“Did you sleep well?” How does it feel when someone asks you that question? Does it sound strange to you? If so, many women in mid-life and above feel that way.
Smart women have devised effective strategies for dealing with sleep. We must do so. It is a fact that most of us don’t sleep well through the night. Sixty-seven percent of adults whose ages lie within 55–85 feel that they’re facing sleep issues, as data from a Gallup Poll reveals.
Thus, it’s time to wake up to the reality that what people usually refer to as “good night’s sleep” has a new meaning after 50 years of age.
It’s common knowledge that we need a minimum of 6 hours of sleep and that 7 or 8 hours is perfect. However, only a handful of us do enjoy enough hours of sleep without any disturbance.
Perhaps, it’s time we embraced a new normal. Most importantly, is it reasonable to keep failing at something that looks impossible? A good night’s sleep could be a couple of hours at the beginning and an excellent finish, in addition to a fruitful middle of the night interlude such as a cool sonata that comprises 3–4 movements.
On reaching mid-life, we would have been at this sleep game for 50 years. However, the majority of us go through a transition in our sleep patterns on reaching menopause and in older years.
In reality, the term “good night’s sleep” should be defined flexibly. Our Smart Fitness watches could state that we’ve had enough sleep, even though we don’t feel truly rested. We don’t need anyone or any device to let us know when we had a restful sleep.
Following good sleep patterns needs discipline, and a lot of us have developed routines which are effective sometimes. However, life unavoidably disrupts things.
We have things weighing on our mind, have raging hormones, don’t always eat right. When we’re on a trip, having a good night’s sleep can be hard. However, when luck shines on us, and we can finally sleep for enough hours, DayLight Savings gets in the way.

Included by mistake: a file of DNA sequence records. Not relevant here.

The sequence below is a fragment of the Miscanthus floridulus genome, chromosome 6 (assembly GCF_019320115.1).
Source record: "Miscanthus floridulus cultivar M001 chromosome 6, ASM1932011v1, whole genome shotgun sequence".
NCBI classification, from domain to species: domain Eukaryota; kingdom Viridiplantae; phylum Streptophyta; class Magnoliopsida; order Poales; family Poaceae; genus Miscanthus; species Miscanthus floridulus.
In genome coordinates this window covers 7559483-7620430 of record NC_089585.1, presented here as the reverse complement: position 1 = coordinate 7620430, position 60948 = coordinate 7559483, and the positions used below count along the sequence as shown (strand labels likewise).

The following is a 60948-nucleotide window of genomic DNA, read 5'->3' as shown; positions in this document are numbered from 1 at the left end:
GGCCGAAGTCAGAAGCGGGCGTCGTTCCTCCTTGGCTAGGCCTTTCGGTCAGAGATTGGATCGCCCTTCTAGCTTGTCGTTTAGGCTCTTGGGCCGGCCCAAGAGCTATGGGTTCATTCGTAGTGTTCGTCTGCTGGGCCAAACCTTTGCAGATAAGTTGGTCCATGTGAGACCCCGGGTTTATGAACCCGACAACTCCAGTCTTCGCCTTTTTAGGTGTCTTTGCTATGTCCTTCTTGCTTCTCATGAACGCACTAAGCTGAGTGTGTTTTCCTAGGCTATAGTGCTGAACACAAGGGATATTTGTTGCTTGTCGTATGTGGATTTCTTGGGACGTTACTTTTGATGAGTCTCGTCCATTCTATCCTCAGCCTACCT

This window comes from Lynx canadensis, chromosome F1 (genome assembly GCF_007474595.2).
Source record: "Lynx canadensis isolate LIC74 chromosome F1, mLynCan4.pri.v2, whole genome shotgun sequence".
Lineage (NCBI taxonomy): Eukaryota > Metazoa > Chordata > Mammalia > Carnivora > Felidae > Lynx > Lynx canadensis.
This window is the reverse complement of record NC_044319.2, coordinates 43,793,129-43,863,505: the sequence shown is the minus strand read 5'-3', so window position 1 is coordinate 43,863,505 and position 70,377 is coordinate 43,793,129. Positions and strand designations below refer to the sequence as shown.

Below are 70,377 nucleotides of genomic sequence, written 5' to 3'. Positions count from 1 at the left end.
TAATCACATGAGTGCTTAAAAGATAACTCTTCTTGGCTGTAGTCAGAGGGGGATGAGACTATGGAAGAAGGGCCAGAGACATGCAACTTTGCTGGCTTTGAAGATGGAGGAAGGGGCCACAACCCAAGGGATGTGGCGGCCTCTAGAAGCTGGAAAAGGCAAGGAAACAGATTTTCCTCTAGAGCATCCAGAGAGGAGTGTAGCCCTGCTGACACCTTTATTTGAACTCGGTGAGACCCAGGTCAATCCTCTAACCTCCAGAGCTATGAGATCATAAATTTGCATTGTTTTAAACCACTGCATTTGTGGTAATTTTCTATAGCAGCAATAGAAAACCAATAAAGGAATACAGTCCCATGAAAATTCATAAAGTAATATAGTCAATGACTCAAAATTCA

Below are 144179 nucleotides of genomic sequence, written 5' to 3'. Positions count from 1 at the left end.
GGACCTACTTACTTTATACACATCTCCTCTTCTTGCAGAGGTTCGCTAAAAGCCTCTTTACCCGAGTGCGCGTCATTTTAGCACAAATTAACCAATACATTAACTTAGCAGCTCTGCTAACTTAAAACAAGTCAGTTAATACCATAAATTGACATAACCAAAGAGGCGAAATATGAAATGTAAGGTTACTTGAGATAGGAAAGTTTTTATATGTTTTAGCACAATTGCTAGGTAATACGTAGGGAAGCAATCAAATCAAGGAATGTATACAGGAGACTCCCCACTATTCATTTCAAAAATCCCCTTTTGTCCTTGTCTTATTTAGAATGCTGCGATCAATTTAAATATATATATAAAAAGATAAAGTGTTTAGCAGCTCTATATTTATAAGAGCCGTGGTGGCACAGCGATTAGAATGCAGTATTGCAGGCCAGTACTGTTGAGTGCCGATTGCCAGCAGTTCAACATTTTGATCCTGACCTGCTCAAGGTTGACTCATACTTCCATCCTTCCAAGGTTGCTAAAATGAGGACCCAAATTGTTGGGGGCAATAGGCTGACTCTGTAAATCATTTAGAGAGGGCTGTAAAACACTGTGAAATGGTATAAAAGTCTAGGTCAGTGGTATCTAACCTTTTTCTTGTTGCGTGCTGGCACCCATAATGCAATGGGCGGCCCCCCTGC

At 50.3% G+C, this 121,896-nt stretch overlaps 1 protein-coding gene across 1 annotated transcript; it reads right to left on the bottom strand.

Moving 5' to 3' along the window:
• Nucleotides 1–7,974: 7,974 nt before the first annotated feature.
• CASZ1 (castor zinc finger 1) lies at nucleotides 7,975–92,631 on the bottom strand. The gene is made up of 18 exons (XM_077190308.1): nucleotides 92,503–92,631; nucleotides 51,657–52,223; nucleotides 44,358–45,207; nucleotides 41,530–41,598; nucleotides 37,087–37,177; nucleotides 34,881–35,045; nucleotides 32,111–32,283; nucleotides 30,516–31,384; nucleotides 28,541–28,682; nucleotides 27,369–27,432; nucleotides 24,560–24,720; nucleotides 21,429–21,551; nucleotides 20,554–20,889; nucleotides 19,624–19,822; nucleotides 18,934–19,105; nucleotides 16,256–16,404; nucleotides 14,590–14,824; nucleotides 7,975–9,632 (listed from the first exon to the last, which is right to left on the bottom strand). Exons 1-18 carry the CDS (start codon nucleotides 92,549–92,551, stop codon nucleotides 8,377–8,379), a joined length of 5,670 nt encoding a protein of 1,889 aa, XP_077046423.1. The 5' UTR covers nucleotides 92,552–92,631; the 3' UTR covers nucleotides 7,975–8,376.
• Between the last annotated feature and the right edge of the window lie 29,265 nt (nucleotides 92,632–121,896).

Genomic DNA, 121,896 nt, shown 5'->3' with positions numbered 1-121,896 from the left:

When you lose one hour of sleep, you can gain more daylight, and even though that feels worth it, we end up becoming bleary-eyed.
That time we spend awake at the middle of the night cannot be compensated for by recouping the lost hour, since, we are no longer teens. And for most of us, sleeping late is a habit we’ve been used to for four decades.
I conducted a poll involving a couple of friends on the strategies they use for knitting together 7–8 hours of sleep each night. Their response is, they’re all trying out new strategies. What proves effective for some women may not work for others.
Thus, I gathered a range of sleep solutions. You may find this list helpful if you’re awake at the middle of the night, unable to sleep, and are looking for some new strategies to try out.
Below is a menu of sleep strategies that can help you sleep for 7–8 hours:
- Aperitif — you can take a Nip of Whiskey, a belt of Grand Marnier, a smidge of cognac, or a slug of Yellow Spot Irish whiskey. These can serve as soothing warm nightcaps, which will coat your throat and brain with a relaxing flush and put you in the mood to sleep.
- Main course or entrée — get ready for carbo. It’s time to enjoy that pasta. While carbs put us in a sleepy mood during the daytime, going to bed on an empty stomach is a bad recipe for sleep. This is because levels of insulin impact the quality of our sleep. Thus, food rich in carbohydrates can enhance our circadian rhythms.
- Invited Guest — when your thoughts start racing, Headspace is the best solution. I make use of it on planes and in the morning before getting out of bed. Also, I use it when I have a lot of things on my mind and can’t sleep.
- Ambiance — you need a cool room and clean air to sleep. A device such as a ceiling fan that can circulate air is the best equipment to aid sleep. The worst condition to sleep in is a warm room with still air. Unless some kind of air circulation is available (not air conditioning per se), I won’t be able to sleep at all. A bedside fan is perfect.
- Interesting Dialogue — I read mostly at 3 am via my Kindle. My son got the attractive-looking Kindle Voyage for me, and its light is fantastic. It also features WiFi. I am well aware that I shouldn’t be using a “device” in the middle of the night. However, it’s quite useful.
- Dessert — sex and a little romance can be helpful when you can’t sleep. According to research, “sex boosts estrogen levels, enhancing your REM stage and giving you deeper slumber.” Engage in spooning and breathing in sync.
After-party — take drugs in sufficient amounts. We have lots of, whether OTC or scripts. But do this with caution. I’m not really a kind of person that’s cut out for this, but if you’re interested, lots of options are available to select from.
With Gratitude and Love